Dr. King believes that there are lessons in understanding the process of history, that evil carries the seed of destruction and that militarism is ultimately suicidal. Dr. King states that "history teaches the lesson that all reality hinges on moral foundations."

Pledge Card: Get Rid of Wallace

Alabama (AL)

This adverse advertisement published by the SCLC encourages Negro residents of Alabama not to vote for Governor George Wallace.

Letter from Dora McDonald to Charles Merrill

Wednesday, October 4, 1967
Boston, MA

Dora McDonald replies to Merrill's request that Dr. King nominate nonviolent activist Danilo Dolci for the Nobel Peace Prize. Known as the Sicilian Gandhi, Dolci opposed poverty, social exclusion and the Mafia. Merrill was chairman of the Board of Trustees of Morehouse College and King's personal friend.

Telegram from Congressman Charles E. Bennett to MLK

Friday, July 9, 1965
Washington, D.C.

Florida Democratic Congressman Charles Bennett informs Dr. King that the Celler Bill does not apply to all states, though he feels that it should. The Celler Bill, introduced by New York Democratic Congressman Emmanuel Celler, would prohibit the purchase of rifles, shotguns and handguns by direct mail.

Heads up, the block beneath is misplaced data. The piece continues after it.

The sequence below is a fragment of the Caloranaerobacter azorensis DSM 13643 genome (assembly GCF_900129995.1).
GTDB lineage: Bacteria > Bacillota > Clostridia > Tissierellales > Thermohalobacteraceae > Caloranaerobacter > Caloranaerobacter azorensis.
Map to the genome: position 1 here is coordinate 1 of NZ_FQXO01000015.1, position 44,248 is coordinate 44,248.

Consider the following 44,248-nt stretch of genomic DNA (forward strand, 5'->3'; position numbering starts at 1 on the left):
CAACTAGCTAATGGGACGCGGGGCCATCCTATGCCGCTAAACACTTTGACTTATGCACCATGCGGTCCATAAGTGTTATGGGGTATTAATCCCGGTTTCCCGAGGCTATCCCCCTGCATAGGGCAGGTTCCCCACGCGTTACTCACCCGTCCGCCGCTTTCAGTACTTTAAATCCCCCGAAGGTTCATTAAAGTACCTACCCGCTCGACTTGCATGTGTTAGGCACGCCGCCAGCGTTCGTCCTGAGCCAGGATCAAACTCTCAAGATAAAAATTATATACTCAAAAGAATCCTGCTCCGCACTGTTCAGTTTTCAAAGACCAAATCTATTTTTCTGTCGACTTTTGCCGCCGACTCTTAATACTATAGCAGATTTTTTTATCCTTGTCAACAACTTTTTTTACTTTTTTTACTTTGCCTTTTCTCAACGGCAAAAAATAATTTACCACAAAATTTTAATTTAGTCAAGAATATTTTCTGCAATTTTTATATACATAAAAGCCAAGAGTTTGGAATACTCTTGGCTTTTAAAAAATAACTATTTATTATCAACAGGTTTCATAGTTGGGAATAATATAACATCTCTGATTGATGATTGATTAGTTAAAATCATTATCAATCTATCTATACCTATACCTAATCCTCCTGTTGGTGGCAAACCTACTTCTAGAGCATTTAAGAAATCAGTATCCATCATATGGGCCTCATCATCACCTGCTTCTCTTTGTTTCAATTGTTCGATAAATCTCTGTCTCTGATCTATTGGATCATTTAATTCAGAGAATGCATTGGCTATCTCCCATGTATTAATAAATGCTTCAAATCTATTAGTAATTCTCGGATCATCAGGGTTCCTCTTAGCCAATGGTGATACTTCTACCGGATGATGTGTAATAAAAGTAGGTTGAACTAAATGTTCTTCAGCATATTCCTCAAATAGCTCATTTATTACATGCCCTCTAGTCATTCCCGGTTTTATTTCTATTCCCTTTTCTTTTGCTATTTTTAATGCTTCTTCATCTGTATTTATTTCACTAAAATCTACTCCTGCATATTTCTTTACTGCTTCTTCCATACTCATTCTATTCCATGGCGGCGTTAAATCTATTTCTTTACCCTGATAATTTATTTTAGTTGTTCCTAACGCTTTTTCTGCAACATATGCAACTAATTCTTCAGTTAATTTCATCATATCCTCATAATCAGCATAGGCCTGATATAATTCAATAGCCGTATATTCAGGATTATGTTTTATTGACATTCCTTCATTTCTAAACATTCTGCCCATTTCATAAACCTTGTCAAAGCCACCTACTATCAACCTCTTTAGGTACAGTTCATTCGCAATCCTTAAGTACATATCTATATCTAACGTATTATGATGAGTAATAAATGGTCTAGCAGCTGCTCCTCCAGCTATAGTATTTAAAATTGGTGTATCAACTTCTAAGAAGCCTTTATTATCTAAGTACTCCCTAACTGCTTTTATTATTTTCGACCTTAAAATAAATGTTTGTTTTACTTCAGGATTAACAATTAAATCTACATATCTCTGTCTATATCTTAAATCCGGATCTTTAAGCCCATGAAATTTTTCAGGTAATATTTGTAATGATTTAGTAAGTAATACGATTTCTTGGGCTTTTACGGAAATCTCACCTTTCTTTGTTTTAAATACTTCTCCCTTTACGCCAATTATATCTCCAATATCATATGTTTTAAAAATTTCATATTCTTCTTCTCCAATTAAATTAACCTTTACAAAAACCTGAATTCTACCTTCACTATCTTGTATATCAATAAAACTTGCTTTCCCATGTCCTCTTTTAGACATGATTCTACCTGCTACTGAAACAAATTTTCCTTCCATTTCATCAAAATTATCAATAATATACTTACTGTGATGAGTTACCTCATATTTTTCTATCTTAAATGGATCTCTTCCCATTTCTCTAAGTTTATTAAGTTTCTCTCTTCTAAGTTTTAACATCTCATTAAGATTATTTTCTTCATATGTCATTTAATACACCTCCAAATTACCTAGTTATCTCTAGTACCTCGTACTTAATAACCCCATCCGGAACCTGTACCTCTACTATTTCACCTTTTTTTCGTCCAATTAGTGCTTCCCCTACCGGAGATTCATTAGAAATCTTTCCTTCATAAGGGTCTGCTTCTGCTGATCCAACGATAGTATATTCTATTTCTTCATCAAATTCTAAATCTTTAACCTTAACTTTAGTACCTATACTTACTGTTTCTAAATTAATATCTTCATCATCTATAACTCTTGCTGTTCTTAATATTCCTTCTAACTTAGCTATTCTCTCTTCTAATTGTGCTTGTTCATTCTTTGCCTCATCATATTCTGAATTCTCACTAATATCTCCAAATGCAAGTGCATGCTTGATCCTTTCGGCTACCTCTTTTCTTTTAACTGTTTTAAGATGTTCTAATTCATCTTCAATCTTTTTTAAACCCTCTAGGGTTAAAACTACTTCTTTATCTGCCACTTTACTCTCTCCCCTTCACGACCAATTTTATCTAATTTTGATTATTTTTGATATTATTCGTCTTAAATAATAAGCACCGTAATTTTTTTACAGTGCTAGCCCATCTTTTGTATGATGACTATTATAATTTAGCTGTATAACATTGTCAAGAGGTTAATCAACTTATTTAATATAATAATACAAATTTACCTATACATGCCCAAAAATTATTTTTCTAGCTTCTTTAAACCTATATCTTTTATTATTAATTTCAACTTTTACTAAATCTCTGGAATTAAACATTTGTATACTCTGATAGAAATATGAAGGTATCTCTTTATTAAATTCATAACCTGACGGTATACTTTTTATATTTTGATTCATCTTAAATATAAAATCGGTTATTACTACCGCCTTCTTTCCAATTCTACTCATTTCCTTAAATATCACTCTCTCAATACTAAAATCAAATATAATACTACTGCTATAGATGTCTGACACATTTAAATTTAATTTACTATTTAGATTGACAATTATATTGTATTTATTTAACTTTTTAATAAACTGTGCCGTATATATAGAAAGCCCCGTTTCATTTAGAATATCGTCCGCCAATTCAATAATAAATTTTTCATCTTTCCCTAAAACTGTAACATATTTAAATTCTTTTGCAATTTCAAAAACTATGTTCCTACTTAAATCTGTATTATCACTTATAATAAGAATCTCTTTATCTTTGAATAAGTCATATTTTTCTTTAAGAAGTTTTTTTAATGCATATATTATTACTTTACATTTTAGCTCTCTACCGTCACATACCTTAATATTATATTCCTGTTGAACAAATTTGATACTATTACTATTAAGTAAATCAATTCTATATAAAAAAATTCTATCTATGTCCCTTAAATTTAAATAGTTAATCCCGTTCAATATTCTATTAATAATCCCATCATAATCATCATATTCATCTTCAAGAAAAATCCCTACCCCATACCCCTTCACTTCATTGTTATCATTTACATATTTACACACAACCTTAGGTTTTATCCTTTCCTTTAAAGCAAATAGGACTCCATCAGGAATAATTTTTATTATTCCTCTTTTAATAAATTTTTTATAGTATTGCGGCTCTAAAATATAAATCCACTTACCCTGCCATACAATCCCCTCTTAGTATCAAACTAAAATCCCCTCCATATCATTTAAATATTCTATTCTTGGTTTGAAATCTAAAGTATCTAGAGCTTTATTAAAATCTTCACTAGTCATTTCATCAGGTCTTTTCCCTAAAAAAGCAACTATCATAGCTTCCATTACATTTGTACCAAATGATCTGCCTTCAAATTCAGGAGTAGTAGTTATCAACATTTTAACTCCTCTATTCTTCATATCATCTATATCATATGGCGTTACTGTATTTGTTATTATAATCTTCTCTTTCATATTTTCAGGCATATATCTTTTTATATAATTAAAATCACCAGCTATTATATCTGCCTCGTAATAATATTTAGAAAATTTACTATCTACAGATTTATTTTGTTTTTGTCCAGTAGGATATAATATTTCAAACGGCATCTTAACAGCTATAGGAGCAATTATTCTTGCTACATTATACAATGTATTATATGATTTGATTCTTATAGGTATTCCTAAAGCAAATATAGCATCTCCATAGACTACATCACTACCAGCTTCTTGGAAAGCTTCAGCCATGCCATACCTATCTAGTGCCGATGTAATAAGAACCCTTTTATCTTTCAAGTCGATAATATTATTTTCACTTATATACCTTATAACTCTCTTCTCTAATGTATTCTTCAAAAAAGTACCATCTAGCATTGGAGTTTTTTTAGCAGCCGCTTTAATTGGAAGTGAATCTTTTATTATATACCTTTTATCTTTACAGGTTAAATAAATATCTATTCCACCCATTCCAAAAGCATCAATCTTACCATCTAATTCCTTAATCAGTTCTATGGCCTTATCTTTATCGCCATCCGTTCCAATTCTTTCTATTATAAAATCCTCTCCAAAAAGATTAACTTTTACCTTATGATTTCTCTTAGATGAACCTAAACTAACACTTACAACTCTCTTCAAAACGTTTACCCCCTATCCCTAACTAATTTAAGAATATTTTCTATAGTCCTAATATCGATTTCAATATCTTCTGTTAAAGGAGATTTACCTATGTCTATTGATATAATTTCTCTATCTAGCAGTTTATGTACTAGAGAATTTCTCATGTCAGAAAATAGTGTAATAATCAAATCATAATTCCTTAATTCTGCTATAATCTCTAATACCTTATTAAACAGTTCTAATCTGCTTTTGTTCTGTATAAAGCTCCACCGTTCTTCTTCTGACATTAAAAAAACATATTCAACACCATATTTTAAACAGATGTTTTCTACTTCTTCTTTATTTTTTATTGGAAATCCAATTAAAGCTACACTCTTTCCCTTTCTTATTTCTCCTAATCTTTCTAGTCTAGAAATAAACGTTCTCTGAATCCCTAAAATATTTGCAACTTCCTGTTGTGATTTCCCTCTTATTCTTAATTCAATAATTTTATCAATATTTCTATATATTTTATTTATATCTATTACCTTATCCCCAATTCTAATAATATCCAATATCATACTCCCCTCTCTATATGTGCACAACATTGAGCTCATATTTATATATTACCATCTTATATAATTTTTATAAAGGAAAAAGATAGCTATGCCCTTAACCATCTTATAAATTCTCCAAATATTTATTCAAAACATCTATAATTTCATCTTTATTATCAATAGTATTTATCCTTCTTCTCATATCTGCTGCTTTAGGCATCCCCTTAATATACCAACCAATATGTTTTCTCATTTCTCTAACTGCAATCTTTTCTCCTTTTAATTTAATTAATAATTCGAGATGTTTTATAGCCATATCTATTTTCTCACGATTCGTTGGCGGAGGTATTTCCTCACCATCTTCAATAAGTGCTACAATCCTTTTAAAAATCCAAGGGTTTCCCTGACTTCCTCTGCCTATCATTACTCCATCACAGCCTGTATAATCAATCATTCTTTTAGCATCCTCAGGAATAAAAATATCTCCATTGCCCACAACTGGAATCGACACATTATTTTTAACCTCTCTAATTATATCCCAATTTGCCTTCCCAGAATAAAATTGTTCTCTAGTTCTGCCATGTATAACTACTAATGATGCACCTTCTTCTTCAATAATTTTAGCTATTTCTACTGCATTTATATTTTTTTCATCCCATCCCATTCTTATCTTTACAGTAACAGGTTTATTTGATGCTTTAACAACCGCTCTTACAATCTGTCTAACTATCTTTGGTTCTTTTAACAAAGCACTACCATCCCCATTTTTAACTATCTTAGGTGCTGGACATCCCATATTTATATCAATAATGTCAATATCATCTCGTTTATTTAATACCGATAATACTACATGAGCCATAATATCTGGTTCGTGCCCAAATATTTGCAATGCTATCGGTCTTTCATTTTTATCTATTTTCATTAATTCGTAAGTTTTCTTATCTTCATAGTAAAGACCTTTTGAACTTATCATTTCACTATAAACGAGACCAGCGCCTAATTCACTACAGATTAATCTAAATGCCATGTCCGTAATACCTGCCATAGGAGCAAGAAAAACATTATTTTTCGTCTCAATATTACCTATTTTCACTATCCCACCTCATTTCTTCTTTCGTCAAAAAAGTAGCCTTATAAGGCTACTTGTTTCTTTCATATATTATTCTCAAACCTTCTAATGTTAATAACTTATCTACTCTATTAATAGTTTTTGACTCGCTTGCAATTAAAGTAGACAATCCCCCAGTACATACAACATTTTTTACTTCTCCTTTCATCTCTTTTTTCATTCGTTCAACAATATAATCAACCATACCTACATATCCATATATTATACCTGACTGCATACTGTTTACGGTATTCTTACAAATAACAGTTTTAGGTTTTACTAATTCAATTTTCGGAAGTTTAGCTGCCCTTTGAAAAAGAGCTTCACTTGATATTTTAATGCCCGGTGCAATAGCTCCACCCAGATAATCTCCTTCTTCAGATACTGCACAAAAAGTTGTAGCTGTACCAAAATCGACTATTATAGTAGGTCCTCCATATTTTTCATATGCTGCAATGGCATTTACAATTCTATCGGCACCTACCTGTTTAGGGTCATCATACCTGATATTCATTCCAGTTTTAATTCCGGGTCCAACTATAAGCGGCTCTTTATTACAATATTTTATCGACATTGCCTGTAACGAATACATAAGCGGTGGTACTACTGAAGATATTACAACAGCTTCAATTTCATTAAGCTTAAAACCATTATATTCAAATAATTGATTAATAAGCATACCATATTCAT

War

Dr. King cites a quote concerning "war" from Oswald Spengler's "The Return of the Caesars," an article featured in The American Mercury.

Letter from MLK to Mr. Nemichandra

Dr. King responds to a request for information regarding the structure and function of the SCLC. He informs the inquirer that he is enclosing pamphlets and brochures in hopes that the literature will successfully address all of his questions.

Fight for Open City

Sunday, August 21, 1966
Chicago, IL

Included in The United Council Sentinel, is an excerpt featuring an initiative of Dr. King and various others: Operation Breadbasket. The author explores the details of this specific movement.